"Thou shalt not speak ill of any fellow Republican." President Ronald Reagan called it the 11th Commandment.
The GOP in general has been fairly disciplined in the last couple of decades. But on Wednesday--which would have been Reagan's 102nd birthday--it was clear that the Commandment no longer holds sway. In fact, the party is engaged in something of a civil war.
Fresh off his own failed 2012 election prophecies, Karl Rove is spearheading the new anti-Tea Party movement designed to oust far-right candidates from political races. He's founded a new SuperPAC, the Conservative Victory Project. Rove insists he's not trying to start a rift between the establishment and Tea Party wings of his party, but the right sees his move as a threat.
Republican strategist Hogan Gidley echoed Rove's concerns on PoliticsNation Wednesday, complaining that there can be "people on the right side who are not practical about moving this country forward."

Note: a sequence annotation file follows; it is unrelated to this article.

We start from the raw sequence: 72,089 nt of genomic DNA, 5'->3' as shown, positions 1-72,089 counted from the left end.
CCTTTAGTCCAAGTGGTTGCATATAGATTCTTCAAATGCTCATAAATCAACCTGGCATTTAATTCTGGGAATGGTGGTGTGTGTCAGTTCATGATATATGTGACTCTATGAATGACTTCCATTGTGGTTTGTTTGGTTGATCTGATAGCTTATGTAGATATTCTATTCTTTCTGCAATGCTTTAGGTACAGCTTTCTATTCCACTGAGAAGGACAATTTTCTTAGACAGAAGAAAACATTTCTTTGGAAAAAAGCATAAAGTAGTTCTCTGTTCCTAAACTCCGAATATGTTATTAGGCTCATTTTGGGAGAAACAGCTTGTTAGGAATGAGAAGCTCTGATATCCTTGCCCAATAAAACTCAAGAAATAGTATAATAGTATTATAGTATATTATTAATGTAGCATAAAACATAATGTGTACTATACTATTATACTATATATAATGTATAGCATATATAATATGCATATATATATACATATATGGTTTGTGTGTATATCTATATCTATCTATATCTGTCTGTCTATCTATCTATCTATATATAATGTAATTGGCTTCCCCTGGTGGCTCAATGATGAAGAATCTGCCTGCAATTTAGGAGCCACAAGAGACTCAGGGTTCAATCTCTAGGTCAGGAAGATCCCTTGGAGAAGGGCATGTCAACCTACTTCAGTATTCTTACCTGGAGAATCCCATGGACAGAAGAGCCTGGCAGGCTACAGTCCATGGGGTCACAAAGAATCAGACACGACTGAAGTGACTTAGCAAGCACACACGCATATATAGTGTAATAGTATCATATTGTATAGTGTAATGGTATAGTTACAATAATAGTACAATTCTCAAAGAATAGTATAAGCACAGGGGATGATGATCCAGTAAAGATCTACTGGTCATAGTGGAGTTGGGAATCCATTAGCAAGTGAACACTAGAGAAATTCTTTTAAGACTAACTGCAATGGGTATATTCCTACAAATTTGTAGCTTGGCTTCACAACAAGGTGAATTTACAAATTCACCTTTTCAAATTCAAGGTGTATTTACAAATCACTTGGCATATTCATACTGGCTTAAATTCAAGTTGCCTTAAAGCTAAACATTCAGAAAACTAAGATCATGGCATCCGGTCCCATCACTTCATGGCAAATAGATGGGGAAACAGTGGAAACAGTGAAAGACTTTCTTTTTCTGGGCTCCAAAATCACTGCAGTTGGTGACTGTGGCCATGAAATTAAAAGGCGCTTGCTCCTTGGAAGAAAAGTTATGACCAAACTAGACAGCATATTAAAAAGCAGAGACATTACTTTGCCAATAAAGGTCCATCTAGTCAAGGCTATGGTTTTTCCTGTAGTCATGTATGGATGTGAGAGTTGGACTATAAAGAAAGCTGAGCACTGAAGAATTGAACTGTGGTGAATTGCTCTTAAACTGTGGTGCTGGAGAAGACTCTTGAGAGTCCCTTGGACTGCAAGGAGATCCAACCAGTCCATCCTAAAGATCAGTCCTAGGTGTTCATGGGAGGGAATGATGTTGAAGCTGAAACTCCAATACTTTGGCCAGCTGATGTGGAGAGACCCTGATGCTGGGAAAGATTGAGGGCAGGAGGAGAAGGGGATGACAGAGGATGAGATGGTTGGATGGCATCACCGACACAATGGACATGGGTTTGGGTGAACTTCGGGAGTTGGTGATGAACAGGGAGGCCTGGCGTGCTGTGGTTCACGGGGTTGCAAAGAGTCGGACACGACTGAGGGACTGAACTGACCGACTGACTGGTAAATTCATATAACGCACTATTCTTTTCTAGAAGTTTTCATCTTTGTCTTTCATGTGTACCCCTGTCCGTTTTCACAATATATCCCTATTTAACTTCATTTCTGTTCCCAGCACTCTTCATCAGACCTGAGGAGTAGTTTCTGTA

"It's all or nothing with some people and I just don't think you can govern that way," he said.
Those same "all or nothing" types on the far right may claim to appreciate Reagan, but many mainstream Republicans believe that right has veered far from Reagan’s version of conservatism. No one made that point more clearly than Jeb Bush, who said last summer than neither his father nor Ronald Reagan could win a primary in today's Republican party.
Rove might be breaking Reagan's 11th commandment, but given how far right some have gone, it's entirely possible Reagan would be willing to break it too.